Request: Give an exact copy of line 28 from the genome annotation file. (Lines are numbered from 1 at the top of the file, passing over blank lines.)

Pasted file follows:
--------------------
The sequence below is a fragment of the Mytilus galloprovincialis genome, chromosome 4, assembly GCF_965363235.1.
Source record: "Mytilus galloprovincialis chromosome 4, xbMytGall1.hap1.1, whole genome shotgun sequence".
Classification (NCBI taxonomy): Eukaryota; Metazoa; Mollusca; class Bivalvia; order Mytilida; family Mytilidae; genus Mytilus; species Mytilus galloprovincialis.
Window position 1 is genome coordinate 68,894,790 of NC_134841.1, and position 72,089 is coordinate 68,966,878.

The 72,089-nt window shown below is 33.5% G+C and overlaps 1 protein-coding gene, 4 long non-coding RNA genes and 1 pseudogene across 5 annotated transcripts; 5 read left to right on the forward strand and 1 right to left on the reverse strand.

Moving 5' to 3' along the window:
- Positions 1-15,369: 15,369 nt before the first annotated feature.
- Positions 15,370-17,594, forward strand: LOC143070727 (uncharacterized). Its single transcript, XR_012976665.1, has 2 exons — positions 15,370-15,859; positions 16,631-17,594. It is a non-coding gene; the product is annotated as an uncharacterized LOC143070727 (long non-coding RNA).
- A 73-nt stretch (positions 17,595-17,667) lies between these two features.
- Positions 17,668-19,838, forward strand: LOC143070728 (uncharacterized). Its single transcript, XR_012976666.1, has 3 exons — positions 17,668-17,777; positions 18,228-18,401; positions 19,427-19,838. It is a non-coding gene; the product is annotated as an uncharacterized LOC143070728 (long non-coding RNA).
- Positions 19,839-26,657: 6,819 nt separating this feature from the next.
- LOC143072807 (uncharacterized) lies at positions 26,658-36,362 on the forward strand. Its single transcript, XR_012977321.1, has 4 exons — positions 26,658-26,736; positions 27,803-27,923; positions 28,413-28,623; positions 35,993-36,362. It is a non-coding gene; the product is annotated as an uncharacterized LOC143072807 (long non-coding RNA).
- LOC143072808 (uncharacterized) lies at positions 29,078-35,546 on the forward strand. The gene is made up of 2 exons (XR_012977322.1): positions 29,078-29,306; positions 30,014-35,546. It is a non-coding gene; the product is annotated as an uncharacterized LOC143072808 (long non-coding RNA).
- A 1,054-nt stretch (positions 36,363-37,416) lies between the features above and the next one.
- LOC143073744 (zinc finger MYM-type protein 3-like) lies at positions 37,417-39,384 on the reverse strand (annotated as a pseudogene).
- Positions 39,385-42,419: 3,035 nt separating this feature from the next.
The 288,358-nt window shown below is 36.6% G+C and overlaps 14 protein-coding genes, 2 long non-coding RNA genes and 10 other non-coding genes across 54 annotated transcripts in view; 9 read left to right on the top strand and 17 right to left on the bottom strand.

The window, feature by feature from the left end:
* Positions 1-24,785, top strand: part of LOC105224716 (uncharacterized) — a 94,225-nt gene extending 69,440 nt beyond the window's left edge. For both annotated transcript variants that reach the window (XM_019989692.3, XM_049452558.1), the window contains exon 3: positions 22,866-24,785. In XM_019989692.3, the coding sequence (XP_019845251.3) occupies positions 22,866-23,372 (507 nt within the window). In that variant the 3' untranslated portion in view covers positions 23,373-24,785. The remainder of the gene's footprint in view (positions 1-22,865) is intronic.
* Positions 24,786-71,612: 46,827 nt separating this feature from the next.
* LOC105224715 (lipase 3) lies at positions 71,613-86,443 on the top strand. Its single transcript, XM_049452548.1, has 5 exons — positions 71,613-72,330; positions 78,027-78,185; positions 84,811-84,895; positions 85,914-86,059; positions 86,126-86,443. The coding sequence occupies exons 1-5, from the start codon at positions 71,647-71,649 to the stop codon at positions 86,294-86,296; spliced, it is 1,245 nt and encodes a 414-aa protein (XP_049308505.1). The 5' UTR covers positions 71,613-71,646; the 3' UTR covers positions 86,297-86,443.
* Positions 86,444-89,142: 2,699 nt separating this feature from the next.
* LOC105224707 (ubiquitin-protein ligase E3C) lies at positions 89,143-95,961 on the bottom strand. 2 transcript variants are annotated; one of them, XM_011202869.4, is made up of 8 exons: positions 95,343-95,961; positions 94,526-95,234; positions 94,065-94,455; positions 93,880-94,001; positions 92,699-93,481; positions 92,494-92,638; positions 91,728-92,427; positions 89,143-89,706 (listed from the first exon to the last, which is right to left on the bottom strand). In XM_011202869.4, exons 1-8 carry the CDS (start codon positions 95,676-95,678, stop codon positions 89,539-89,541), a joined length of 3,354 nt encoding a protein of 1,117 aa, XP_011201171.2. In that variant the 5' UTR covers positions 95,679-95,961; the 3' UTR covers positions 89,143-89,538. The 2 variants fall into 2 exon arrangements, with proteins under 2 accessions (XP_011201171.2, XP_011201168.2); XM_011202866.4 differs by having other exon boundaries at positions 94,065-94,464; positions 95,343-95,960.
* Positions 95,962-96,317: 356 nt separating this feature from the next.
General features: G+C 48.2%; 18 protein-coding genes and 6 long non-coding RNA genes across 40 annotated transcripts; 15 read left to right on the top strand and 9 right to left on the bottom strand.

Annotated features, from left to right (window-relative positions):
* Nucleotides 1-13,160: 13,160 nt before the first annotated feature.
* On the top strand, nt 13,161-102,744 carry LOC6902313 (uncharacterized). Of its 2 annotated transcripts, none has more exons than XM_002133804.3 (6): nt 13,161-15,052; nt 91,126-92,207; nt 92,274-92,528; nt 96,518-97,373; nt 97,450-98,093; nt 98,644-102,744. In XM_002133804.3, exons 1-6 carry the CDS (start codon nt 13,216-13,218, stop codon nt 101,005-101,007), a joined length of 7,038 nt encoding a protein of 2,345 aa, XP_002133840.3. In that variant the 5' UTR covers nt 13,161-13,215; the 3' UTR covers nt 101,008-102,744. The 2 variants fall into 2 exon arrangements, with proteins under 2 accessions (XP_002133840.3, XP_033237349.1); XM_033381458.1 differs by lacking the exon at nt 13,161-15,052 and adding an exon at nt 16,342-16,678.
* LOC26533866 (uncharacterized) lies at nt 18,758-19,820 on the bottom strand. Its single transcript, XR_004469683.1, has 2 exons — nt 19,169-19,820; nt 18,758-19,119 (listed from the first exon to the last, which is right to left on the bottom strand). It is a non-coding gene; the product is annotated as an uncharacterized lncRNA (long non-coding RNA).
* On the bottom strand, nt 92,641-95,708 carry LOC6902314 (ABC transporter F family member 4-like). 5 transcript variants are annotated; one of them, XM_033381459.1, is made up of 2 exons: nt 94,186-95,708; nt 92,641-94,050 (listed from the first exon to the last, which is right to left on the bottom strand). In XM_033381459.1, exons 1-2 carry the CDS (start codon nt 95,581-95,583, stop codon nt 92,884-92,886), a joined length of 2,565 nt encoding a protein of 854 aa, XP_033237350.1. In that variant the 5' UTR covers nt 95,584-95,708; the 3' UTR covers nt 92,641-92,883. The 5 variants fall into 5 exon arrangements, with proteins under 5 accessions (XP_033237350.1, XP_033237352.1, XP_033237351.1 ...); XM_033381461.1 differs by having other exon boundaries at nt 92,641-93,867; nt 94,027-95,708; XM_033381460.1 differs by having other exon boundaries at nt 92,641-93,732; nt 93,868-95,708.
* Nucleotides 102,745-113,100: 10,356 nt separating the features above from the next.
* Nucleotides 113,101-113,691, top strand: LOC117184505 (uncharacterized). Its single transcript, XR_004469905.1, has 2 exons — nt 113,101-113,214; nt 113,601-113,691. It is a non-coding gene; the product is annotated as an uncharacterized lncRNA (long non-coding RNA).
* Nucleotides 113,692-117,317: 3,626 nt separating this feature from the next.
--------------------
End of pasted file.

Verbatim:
* On the top strand, nt 13,161-102,744 carry LOC6902313 (uncharacterized). Of its 2 annotated transcripts, none has more exons than XM_002133804.3 (6): nt 13,161-15,052; nt 91,126-92,207; nt 92,274-92,528; nt 96,518-97,373; nt 97,450-98,093; nt 98,644-102,744. In XM_002133804.3, exons 1-6 carry the CDS (start codon nt 13,216-13,218, stop codon nt 101,005-101,007), a joined length of 7,038 nt encoding a protein of 2,345 aa, XP_002133840.3. In that variant the 5' UTR covers nt 13,161-13,215; the 3' UTR covers nt 101,008-102,744. The 2 variants fall into 2 exon arrangements, with proteins under 2 accessions (XP_002133840.3, XP_033237349.1); XM_033381458.1 differs by lacking the exon at nt 13,161-15,052 and adding an exon at nt 16,342-16,678.